There is opportunity and good profit to be made in cleaning health care facilities, which include doctor, dentist, and other professional medical offices and buildings. Other locations that require similar levels of service include labs, pharmacies, dialysis centers, and research, medical, and pharmaceutical manufacturing facilities. Larger facilities include hospitals, nursing homes, assisted living, and hospice centers, while closely related locations include daycare, child development centers, and health clubs.
These facilities require a more precise level of cleaning than office buildings because of issues related to regulation, liability, medical treatment, contamination, and infection control. Other concerns include hazardous chemicals, sharps—such as needles and glass—plus the collection and disposal of various types of medical waste. Patient confidentiality, noise levels, health care-associated infection (HAI) rates, and patient surveys are also important issues in health care facilities. The responsibility and risks inherent in these accounts should not be taken lightly; the possibility of illness, death, and liability looms if contractors do not follow proper procedures.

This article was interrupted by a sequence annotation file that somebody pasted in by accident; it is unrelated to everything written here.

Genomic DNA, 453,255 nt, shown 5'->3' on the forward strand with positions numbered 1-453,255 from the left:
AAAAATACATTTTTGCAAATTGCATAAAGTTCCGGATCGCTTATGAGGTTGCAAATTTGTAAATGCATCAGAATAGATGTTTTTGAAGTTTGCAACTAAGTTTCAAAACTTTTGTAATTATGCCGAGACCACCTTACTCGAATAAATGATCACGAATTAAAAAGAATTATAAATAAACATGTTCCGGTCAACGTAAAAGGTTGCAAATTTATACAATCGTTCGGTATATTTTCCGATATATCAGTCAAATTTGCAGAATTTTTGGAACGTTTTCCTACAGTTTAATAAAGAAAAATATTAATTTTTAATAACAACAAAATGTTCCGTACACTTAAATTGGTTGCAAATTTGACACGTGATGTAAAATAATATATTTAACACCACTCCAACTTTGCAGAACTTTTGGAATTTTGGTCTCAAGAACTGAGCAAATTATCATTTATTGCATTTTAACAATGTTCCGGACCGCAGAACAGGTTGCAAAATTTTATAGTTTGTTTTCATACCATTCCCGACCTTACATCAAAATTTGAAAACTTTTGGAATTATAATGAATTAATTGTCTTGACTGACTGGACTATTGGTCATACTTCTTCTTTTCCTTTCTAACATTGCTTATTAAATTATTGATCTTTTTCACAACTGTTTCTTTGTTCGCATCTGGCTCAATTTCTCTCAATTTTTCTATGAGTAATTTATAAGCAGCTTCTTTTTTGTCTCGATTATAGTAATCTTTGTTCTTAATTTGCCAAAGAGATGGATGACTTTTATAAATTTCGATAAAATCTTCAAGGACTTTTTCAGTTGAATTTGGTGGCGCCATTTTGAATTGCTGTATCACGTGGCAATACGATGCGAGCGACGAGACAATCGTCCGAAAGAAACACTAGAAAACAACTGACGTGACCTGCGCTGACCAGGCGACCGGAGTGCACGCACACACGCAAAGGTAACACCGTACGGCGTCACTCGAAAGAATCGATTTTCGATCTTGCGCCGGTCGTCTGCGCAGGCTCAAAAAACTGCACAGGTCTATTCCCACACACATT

What’s Different in Health Care Facilities?
Health care facilities, by their very nature, pose a number of challenges to building service contractors, including how they should be cleaned and the risks that workers will face.
Challenges in these facilities include:
Training. Due to physical and health-related risks, the technical nature of the work, and the required documentation and supervision, intensive orientation and ongoing training are required.